Another example: earlier today, I stood gawking at more rocks at the Church of the Holy Sepulchre. These rocks were discovered and preserved by Constantine’s mama (Helena). The rocks? The authentic quarry that made up Golgotha, that is to say, Mount Calvary where Jesus was crucified. These are no ordinary rocks.

For me, the historical and theological contexts are fusing nicely. I don’t know about you, but I have no desire to build anything of mine on sludge and slop. I need rugged. I need tough. I need to jump up and down and know what’s beneath the weight of all I am - my junk, my dreams, my issues, my passions, my might—is solid and strong.

Consequently, you are no longer foreigners and strangers, but fellow citizens with God’s people and also members of his household, build on the foundation of the apostles and prophets, with Christ Jesus Himself as the chief cornerstone. In Him the whole building is joined together and rises to become a holy temple in the Lord. And in Him you too are being built together to become a dwelling in which God lives by his Spirit. - Ephesians 2:19-22.

This limestone, this very tangible, natural resource that is utterly ubiquitous in Jerusalem—the epicenter of our faith—holds a powerful, theological reality:

Rock. Solid. Foundation.

Not of limestone, baby, but of the legacy and lineage of the people of God.

And of God Himself.

Shalom from Israel,

~ Nancy

Nancy Hicks
Israel: Waiting Here For You
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Hi from the Holy Land. 

Late Friday night, I hugged Cam good-bye at the airport and off I went. It was an easy flight from Newark, New Jersey to Tel Aviv.

A few days before I left home, it occurred to me that God’s got me in an interesting place right now. Actually, the perfect place in my life—a place of weakness. A place of attention, of listening, of waiting.

 I told my family, “I think I’m in a perfect place to go to Israel right now. I’m weak and just waiting to hear from God.”

Here’s what I mean: A few months ago my singing voice was damaged (another story for another time). But suffice to say I haven’t sung in about four months. Like I said in a recent post, worship is my heart language, my mother-tongue, so no singing is tough.

In worship over the last four months, my hands have been high, my heart has been full, full, full, but I’ve been mouthing the words. No audible singing flows out.

Add to this my David’s diagnosis of colon cancer. No mother imagines or wants to face this. (You’ve heard a lot about this lately, so enough said for now.)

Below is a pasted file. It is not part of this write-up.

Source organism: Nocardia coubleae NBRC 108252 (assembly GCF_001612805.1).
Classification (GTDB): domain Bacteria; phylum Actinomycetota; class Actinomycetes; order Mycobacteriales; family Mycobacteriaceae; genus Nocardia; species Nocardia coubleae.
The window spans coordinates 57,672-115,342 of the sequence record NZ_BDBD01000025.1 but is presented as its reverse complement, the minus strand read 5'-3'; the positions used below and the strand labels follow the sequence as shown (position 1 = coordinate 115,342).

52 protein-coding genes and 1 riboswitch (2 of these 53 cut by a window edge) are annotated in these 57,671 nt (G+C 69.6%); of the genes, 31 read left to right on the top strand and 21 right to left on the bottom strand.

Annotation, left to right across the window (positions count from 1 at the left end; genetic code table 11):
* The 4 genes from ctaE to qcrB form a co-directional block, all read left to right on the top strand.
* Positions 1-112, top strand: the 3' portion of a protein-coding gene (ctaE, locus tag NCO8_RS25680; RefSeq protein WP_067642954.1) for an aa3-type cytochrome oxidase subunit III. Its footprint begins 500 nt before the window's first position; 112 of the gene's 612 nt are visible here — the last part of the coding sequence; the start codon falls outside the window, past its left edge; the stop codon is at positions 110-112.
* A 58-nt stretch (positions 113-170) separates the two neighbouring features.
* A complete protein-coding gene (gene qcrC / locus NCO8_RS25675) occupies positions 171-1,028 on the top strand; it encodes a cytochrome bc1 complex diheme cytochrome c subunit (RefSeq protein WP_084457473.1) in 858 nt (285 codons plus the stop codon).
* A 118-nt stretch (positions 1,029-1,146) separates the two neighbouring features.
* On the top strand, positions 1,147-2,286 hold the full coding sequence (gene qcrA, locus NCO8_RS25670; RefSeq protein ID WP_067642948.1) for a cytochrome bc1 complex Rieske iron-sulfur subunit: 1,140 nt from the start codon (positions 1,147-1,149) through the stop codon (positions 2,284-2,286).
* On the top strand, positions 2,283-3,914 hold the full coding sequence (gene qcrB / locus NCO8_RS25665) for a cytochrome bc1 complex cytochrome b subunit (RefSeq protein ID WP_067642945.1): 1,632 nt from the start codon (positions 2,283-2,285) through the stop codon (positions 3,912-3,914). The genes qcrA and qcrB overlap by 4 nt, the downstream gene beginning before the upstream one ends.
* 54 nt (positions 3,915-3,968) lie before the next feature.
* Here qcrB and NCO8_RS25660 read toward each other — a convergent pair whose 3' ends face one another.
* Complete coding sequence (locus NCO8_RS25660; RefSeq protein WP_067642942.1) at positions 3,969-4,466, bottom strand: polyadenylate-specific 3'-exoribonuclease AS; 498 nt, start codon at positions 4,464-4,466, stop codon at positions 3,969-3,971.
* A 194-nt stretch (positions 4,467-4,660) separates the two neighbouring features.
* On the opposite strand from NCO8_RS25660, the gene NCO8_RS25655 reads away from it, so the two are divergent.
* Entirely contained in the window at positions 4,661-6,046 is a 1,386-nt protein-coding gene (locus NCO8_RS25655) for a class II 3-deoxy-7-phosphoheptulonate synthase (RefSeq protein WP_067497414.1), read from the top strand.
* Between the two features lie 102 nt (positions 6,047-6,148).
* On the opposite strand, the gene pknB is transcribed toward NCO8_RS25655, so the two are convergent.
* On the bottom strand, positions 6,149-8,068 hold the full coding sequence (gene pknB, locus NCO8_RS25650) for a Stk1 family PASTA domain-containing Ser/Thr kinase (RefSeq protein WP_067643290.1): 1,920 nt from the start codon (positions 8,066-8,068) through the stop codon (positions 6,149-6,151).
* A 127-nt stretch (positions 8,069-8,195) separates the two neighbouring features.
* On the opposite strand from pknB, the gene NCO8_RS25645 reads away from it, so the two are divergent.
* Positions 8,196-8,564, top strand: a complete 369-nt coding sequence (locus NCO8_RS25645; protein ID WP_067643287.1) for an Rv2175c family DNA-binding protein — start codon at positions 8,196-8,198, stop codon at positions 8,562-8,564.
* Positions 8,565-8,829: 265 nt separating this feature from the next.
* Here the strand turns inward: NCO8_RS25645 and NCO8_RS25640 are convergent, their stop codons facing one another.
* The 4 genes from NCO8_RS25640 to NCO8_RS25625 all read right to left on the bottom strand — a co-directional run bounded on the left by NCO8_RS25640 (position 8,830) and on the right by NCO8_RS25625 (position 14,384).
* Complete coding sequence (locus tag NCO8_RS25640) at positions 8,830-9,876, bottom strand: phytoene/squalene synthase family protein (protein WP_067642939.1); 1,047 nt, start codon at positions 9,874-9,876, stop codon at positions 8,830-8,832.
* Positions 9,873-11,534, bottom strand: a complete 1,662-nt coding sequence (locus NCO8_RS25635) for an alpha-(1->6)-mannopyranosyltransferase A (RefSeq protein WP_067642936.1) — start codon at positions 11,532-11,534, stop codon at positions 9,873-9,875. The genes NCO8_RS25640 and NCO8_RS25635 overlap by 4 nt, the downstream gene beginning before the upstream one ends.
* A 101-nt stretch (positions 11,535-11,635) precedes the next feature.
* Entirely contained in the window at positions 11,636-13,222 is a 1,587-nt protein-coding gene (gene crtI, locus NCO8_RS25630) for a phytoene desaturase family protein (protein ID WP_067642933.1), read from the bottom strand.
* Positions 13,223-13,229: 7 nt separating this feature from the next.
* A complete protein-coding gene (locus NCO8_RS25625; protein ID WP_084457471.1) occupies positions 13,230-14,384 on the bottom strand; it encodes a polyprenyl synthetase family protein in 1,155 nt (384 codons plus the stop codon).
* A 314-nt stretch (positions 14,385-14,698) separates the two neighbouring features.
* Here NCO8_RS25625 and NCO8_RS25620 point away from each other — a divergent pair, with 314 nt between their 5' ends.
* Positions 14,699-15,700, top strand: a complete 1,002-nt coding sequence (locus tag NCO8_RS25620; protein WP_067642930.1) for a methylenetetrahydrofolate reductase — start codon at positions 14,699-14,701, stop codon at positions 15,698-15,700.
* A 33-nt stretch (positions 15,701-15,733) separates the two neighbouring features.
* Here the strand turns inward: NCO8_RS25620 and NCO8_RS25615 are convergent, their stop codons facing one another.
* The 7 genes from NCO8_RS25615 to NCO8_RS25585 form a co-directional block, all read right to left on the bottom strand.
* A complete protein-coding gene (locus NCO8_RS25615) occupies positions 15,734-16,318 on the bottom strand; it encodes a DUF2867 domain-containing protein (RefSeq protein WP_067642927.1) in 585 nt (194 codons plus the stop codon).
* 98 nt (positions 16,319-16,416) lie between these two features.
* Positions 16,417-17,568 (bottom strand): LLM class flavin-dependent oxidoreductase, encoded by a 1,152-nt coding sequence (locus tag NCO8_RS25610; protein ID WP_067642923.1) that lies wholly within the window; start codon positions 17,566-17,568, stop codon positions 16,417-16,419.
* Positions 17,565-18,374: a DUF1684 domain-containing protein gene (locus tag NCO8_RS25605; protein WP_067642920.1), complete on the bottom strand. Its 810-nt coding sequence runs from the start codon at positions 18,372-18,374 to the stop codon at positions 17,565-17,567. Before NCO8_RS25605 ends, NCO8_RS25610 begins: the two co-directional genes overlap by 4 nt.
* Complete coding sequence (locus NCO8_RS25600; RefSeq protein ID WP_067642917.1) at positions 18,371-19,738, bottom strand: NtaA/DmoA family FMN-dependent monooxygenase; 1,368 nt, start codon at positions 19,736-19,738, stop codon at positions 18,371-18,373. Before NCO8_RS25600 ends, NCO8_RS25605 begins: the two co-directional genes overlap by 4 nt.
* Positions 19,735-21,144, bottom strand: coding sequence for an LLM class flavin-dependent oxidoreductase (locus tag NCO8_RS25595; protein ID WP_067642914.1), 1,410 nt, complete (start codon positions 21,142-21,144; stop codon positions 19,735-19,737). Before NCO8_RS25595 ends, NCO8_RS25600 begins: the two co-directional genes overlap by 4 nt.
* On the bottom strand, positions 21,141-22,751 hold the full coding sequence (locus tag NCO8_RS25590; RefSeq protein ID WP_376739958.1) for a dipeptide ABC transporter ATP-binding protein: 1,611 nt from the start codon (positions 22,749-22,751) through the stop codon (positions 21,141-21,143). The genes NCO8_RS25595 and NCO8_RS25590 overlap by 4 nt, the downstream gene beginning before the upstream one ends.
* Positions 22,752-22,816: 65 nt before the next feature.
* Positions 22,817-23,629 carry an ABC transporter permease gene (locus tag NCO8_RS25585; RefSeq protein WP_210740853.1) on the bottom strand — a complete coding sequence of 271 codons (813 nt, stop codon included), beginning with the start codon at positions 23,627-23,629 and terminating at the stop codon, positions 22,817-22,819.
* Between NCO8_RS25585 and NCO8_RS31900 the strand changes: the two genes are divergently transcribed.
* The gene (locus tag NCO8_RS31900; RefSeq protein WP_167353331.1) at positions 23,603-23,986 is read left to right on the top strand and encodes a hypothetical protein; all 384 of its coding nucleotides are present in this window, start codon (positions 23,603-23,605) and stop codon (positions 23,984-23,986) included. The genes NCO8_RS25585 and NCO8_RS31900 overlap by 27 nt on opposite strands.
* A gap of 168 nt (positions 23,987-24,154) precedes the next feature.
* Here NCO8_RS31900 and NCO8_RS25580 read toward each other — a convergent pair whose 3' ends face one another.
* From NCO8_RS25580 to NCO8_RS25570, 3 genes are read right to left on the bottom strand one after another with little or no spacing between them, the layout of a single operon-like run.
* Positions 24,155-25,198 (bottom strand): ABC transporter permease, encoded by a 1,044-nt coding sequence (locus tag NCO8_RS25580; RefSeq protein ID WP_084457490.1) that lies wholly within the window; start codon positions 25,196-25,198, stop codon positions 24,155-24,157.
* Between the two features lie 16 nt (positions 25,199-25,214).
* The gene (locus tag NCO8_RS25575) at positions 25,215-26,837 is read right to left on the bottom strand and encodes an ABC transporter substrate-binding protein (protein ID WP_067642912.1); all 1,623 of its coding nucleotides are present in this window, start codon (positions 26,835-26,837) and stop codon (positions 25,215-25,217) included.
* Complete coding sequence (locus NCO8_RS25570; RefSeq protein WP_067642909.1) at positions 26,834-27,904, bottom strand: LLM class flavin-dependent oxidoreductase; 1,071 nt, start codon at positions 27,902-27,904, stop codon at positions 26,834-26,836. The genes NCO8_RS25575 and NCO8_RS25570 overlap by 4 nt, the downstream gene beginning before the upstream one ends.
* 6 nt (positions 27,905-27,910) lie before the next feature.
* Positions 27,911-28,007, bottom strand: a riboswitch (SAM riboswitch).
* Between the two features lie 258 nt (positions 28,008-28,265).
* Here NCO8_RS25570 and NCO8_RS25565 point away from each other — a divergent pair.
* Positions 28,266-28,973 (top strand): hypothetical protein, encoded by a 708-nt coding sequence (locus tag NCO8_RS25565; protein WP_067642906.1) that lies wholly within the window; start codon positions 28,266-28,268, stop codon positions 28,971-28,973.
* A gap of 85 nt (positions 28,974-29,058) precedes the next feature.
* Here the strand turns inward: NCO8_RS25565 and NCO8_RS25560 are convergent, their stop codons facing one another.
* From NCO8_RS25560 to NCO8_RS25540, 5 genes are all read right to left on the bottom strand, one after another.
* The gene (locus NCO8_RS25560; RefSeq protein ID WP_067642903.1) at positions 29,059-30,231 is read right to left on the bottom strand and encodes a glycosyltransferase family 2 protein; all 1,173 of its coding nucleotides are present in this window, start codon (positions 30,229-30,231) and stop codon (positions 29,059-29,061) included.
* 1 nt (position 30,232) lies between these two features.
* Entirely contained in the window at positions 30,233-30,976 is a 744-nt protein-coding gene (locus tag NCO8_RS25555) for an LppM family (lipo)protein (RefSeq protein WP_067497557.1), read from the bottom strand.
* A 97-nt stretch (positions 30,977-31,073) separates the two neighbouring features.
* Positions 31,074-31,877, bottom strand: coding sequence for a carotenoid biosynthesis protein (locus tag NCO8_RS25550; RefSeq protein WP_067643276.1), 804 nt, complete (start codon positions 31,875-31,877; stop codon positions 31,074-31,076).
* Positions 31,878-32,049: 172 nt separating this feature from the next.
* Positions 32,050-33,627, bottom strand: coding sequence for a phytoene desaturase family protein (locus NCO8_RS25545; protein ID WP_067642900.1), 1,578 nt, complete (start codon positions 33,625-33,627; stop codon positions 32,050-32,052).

So, I reiterate—I’m in a good place. The biggest prayer of my heart over the next few weeks, while tracing the steps of God and His people, is to meet with that same, living, speaking, strong, ever-present, faithful God.

Like I said, I’m in a good place.

I’m real because God is so real.

~ Nancy


Listen to this Christy Nockels song I love. Hope it truly encourages you.

Waiting Here For You

Nancy Hicks
Gift: Heading to Israel
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“What do you want for your birthday, honey?” Cam asked me last February.

It was a big birthday, and I knew this would be an extra special gift. 

“Well, I’ve been thinking about that. And actually, I know just what I’d like. I’d like to study in Jerusalem.”

Obviously being a Christian speaker, like being a counselor or teacher or many other occupations, requires ongoing learning. Continuing education in this field is a big deal. But this was a big ask.

Not everyone who works in full-time paid ministry goes to seminary. That’s a gift.

Not everyone who preaches Jesus gets to go to Israel. Oh, sure, many do, and have several times. Some of you lead tours to Israel and have studied there for years. But that’s not everyone’s experience. That’s a gift.

I tell you this because my gift begins this week. I’ll be leaving for Israel to study for the next three weeks at Jerusalem University College. Then my husband, Cam joins me for two additional weeks. 

Of course, the biggest issue for me is not packing and figuring out the home front. It’s my son, David. I really needed to pray and discuss with the family to figure out if the whole Israel thing was off. But I really am sensing I’m good to go. Tough for this mamma! But it really is ok. David will be doing his own thing throughout June: Home base is Philly for rest, and a bit of travel for him to get in some fun before chemotherapy for stage three colon cancer begins in July. I’m grateful for family and friends who will surround my David while I’m away.

Question: What will I be studying there?

Answer: I’ll be studying the geography of Israel (intensive three-week course), which means I’ll be traveling around.

That’s where you come in! Over the next three weeks, as God leads me, I’ll be posting videos, teaching and writing these devotionals for you. I pray as God allows me to just soak in who He is in this old/new place for me, I’ll just receive His gifts and do some re-gifting.

Stick with me on Facebook and Instagram over the next few weeks and let me share my birthday gift with you! In the meantime, the next time I write will be from the Holy Land. I’m incredibly grateful.

I’m real because God is so real.

~ Nancy 


What’s one gift you received that you love to share? (That gift that just keeps on giving.)


Nancy Hicks
Songs My Mother Taught Me: A Place for Every “Thing”
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“For God is not a God of confusion but of peace.” - 1 Corinthians 14:33

Now that I’m a mother-in-law, I really appreciate how gracious Cam’s mom was with me. I’m sure I wasn’t exactly who she’d imagined for her Cam.  Our relationship looked a little like this: